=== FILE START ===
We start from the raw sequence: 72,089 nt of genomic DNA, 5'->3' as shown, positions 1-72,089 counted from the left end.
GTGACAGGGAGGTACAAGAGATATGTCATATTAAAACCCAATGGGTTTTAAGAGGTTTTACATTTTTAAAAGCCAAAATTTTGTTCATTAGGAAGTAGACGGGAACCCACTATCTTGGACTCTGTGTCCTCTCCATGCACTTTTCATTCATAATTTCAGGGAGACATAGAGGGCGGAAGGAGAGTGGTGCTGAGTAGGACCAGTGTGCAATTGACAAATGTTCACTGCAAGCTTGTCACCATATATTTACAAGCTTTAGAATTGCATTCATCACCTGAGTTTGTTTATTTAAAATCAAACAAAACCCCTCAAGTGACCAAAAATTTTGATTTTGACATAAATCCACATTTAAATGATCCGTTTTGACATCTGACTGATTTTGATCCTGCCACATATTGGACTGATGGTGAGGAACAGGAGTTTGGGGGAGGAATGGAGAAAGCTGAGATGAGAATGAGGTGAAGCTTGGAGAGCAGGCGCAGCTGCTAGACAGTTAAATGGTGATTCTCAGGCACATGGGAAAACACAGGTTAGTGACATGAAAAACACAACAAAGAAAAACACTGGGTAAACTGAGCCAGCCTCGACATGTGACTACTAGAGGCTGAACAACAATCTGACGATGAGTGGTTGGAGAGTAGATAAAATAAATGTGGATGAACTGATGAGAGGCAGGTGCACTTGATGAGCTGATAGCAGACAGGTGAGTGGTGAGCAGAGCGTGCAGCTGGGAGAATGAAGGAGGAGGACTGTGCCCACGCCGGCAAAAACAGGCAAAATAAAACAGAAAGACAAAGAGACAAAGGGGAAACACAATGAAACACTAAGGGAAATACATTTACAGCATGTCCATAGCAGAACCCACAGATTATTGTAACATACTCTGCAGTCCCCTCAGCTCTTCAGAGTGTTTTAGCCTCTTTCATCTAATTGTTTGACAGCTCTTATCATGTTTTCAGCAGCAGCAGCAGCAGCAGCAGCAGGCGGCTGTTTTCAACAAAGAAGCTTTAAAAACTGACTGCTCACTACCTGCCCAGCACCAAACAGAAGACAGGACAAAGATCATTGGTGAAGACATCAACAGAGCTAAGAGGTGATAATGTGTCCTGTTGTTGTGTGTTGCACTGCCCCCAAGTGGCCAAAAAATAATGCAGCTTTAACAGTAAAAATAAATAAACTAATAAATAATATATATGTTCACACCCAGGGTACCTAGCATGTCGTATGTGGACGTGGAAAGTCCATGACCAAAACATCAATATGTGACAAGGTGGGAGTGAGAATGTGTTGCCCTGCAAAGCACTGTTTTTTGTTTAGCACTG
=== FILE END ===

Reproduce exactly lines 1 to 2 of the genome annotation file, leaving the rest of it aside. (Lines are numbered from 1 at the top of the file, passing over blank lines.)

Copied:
We start from the raw sequence: 72,089 nt of genomic DNA, 5'->3' as shown, positions 1-72,089 counted from the left end.
GTGACAGGGAGGTACAAGAGATATGTCATATTAAAACCCAATGGGTTTTAAGAGGTTTTACATTTTTAAAAGCCAAAATTTTGTTCATTAGGAAGTAGACGGGAACCCACTATCTTGGACTCTGTGTCCTCTCCATGCACTTTTCATTCATAATTTCAGGGAGACATAGAGGGCGGAAGGAGAGTGGTGCTGAGTAGGACCAGTGTGCAATTGACAAATGTTCACTGCAAGCTTGTCACCATATATTTACAAGCTTTAGAATTGCATTCATCACCTGAGTTTGTTTATTTAAAATCAAACAAAACCCCTCAAGTGACCAAAAATTTTGATTTTGACATAAATCCACATTTAAATGATCCGTTTTGACATCTGACTGATTTTGATCCTGCCACATATTGGACTGATGGTGAGGAACAGGAGTTTGGGGGAGGAATGGAGAAAGCTGAGATGAGAATGAGGTGAAGCTTGGAGAGCAGGCGCAGCTGCTAGACAGTTAAATGGTGATTCTCAGGCACATGGGAAAACACAGGTTAGTGACATGAAAAACACAACAAAGAAAAACACTGGGTAAACTGAGCCAGCCTCGACATGTGACTACTAGAGGCTGAACAACAATCTGACGATGAGTGGTTGGAGAGTAGATAAAATAAATGTGGATGAACTGATGAGAGGCAGGTGCACTTGATGAGCTGATAGCAGACAGGTGAGTGGTGAGCAGAGCGTGCAGCTGGGAGAATGAAGGAGGAGGACTGTGCCCACGCCGGCAAAAACAGGCAAAATAAAACAGAAAGACAAAGAGACAAAGGGGAAACACAATGAAACACTAAGGGAAATACATTTACAGCATGTCCATAGCAGAACCCACAGATTATTGTAACATACTCTGCAGTCCCCTCAGCTCTTCAGAGTGTTTTAGCCTCTTTCATCTAATTGTTTGACAGCTCTTATCATGTTTTCAGCAGCAGCAGCAGCAGCAGCAGCAGGCGGCTGTTTTCAACAAAGAAGCTTTAAAAACTGACTGCTCACTACCTGCCCAGCACCAAACAGAAGACAGGACAAAGATCATTGGTGAAGACATCAACAGAGCTAAGAGGTGATAATGTGTCCTGTTGTTGTGTGTTGCACTGCCCCCAAGTGGCCAAAAAATAATGCAGCTTTAACAGTAAAAATAAATAAACTAATAAATAATATATATGTTCACACCCAGGGTACCTAGCATGTCGTATGTGGACGTGGAAAGTCCATGACCAAAACATCAATATGTGACAAGGTGGGAGTGAGAATGTGTTGCCCTGCAAAGCACTGTTTTTTGTTTAGCACTG